Self-cleaning glass is created through the use of coatings that are either “hydrophobic” or “hydrophilic.” A hydrophobic coating makes water bead on the surface and roll off. The water beads will prevent dirt from taking up residence on the glass. Hydrophilic coatings make the water “sheet”, which sweeps away any dirt that has accumulated on the window.
Dirt sticks to a surface because it’s gotten wet (or damp) and then dries. Wax is a common hydrophobic coating. On a waxed surface, water – which either contains dirt or wets dry dust on the surface – cannot interact with the surface. It can only bead and roll off. Without water, dirt can’t dry on a surface, so the surface appears to be “self-cleaning.”
Hydrophilic coatings don’t reject water. They welcome water. Most hydrophilic coatings don’t rely simply on the action of the water to clean a surface. Hydrophilic coatings actually break down dirt in the presence of ultraviolet light. Then, the dirt is washed away when the surface comes in contact with water. Hydrophilic coatings don’t tend to streak, so the surface stays clean as the water drains away.
Most hydrophilic self-cleaning windows are coated with titanium dioxide, although there are other hydrophilic coatings. Titanium dioxide also provides some control over solar heat gain, so self-cleaning glass does have some energy-efficient side benefits.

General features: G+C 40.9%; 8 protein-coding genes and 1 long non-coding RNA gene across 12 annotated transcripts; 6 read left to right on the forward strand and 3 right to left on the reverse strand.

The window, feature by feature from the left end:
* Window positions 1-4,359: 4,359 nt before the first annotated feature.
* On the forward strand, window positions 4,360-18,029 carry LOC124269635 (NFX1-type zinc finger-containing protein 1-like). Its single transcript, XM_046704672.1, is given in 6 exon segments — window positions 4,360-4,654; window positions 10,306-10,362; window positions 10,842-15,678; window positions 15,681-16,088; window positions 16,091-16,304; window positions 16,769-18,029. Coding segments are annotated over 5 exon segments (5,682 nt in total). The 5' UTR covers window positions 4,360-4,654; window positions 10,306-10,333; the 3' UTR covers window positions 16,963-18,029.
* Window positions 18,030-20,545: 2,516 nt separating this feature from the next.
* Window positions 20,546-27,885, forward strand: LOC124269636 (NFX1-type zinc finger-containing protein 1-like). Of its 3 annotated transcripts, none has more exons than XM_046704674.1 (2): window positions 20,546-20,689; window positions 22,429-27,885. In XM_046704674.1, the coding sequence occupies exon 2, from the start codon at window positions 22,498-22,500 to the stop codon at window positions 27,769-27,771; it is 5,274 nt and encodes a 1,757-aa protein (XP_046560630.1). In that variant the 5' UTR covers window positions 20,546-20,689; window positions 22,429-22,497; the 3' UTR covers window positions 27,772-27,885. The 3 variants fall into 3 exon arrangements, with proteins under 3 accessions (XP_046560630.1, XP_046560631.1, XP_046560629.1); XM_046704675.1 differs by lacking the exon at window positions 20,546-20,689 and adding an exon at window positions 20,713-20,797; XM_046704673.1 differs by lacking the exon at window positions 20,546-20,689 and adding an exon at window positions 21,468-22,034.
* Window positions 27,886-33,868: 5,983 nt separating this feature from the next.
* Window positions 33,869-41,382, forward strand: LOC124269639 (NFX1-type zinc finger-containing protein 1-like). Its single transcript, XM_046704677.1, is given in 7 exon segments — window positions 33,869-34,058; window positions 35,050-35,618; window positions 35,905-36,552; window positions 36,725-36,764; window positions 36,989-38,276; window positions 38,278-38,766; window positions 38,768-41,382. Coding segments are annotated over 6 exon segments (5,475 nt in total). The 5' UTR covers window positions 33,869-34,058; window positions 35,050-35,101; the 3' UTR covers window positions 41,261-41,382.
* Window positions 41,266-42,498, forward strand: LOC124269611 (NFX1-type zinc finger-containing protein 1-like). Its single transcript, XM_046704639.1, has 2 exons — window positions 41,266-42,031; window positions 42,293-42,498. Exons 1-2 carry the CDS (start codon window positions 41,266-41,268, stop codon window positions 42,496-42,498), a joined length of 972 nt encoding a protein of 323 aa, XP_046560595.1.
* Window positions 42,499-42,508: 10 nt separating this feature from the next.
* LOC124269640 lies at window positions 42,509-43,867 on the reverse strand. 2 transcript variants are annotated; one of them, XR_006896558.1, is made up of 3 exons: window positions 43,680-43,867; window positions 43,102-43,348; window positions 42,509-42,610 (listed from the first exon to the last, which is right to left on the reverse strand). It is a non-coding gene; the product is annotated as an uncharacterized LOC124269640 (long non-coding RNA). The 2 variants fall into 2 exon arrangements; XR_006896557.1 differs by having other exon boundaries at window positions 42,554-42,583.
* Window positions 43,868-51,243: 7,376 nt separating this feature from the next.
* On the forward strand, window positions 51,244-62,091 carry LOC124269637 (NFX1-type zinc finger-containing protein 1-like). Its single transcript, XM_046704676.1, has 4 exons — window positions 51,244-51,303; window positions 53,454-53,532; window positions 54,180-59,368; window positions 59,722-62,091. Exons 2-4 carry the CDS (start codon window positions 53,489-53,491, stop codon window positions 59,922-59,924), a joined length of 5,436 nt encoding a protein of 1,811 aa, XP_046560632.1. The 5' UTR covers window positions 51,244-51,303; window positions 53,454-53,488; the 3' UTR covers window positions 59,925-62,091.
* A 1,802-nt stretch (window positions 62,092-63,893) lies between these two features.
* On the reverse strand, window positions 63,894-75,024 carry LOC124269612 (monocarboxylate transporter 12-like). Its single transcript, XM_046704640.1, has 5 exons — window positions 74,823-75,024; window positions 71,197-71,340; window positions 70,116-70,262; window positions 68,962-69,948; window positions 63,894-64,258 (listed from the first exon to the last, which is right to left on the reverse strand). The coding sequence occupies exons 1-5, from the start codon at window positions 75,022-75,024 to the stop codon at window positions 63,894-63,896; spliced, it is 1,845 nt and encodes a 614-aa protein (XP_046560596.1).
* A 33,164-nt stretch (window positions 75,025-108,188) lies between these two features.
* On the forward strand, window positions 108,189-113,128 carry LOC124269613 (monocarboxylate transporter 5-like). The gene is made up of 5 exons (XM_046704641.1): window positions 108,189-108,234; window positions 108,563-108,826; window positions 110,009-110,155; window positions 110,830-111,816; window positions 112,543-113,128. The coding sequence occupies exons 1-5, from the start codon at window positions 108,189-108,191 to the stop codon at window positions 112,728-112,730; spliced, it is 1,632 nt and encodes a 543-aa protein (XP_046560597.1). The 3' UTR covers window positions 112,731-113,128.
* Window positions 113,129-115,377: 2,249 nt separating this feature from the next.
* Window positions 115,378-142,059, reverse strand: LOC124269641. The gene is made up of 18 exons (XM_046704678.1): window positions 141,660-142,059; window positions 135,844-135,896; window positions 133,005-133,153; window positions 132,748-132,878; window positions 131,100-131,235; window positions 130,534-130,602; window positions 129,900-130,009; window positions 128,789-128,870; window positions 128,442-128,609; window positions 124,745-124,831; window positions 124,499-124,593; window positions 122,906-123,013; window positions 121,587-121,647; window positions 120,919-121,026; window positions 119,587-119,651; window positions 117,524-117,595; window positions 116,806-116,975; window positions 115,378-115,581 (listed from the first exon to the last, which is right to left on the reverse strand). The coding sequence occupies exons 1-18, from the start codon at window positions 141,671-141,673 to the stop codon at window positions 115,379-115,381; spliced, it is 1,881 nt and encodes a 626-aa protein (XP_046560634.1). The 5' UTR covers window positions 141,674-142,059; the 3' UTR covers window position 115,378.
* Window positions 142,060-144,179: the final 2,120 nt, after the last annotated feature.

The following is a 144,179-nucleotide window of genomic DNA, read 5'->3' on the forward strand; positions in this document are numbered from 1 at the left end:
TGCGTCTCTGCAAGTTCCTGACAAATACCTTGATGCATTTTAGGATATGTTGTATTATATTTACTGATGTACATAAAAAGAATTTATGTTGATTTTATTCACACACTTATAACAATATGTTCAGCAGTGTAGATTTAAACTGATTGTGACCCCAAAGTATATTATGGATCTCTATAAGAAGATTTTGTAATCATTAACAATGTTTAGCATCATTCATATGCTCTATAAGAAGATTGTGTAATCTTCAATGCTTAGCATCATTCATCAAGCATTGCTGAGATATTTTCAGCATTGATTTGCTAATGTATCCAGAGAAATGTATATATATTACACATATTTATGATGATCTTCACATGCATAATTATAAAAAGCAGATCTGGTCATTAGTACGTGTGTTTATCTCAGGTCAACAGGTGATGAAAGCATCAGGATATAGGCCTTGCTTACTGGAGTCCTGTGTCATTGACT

The first self-cleaning glass was brought to market in 2001. Today, self-cleaning glass remains a specialty product that’s often used in commercial buildings. Keeping windows clean permits maximum light transmission, which can be very important in commercial spaces. It also cuts down on maintenance costs. Self-cleaning glass can also be found in automobiles, but that’s more likely to be a hydrophobic.
You’re not likely to encounter self-cleaning glass in standard replacement windows, but you can have custom-made self cleaning windows for hard-to-reach places like skylights.
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Photo Credit: Jacinta Lluch Valero, via Flickr.com